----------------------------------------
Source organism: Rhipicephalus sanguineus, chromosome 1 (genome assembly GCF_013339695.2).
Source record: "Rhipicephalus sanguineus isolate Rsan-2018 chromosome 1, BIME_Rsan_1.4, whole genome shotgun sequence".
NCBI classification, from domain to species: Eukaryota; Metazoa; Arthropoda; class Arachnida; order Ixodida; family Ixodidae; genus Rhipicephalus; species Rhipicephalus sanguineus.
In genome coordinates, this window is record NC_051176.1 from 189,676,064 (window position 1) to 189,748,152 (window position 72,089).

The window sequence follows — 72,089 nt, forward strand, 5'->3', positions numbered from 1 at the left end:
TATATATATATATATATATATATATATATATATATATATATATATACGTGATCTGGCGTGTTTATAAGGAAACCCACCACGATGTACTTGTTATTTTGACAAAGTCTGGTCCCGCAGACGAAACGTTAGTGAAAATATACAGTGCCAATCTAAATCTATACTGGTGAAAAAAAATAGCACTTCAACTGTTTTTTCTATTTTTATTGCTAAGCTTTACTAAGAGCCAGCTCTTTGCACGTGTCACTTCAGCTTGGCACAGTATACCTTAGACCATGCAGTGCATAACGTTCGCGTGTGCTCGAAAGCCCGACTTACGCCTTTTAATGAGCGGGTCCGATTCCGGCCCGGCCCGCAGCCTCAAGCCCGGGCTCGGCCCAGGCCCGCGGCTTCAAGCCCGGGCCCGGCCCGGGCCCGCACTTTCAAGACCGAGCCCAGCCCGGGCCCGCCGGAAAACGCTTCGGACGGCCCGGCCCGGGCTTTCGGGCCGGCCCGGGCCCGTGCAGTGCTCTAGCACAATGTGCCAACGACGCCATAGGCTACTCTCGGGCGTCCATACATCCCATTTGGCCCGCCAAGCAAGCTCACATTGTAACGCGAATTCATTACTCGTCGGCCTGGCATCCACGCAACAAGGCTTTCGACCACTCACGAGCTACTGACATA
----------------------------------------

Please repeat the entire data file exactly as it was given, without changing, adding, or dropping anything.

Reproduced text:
Source organism: Rhipicephalus sanguineus, chromosome 1 (genome assembly GCF_013339695.2).
Source record: "Rhipicephalus sanguineus isolate Rsan-2018 chromosome 1, BIME_Rsan_1.4, whole genome shotgun sequence".
NCBI classification, from domain to species: Eukaryota; Metazoa; Arthropoda; class Arachnida; order Ixodida; family Ixodidae; genus Rhipicephalus; species Rhipicephalus sanguineus.
In genome coordinates, this window is record NC_051176.1 from 189,676,064 (window position 1) to 189,748,152 (window position 72,089).

The window sequence follows — 72,089 nt, forward strand, 5'->3', positions numbered from 1 at the left end:
TATATATATATATATATATATATATATATATATATATATATATATACGTGATCTGGCGTGTTTATAAGGAAACCCACCACGATGTACTTGTTATTTTGACAAAGTCTGGTCCCGCAGACGAAACGTTAGTGAAAATATACAGTGCCAATCTAAATCTATACTGGTGAAAAAAAATAGCACTTCAACTGTTTTTTCTATTTTTATTGCTAAGCTTTACTAAGAGCCAGCTCTTTGCACGTGTCACTTCAGCTTGGCACAGTATACCTTAGACCATGCAGTGCATAACGTTCGCGTGTGCTCGAAAGCCCGACTTACGCCTTTTAATGAGCGGGTCCGATTCCGGCCCGGCCCGCAGCCTCAAGCCCGGGCTCGGCCCAGGCCCGCGGCTTCAAGCCCGGGCCCGGCCCGGGCCCGCACTTTCAAGACCGAGCCCAGCCCGGGCCCGCCGGAAAACGCTTCGGACGGCCCGGCCCGGGCTTTCGGGCCGGCCCGGGCCCGTGCAGTGCTCTAGCACAATGTGCCAACGACGCCATAGGCTACTCTCGGGCGTCCATACATCCCATTTGGCCCGCCAAGCAAGCTCACATTGTAACGCGAATTCATTACTCGTCGGCCTGGCATCCACGCAACAAGGCTTTCGACCACTCACGAGCTACTGACATA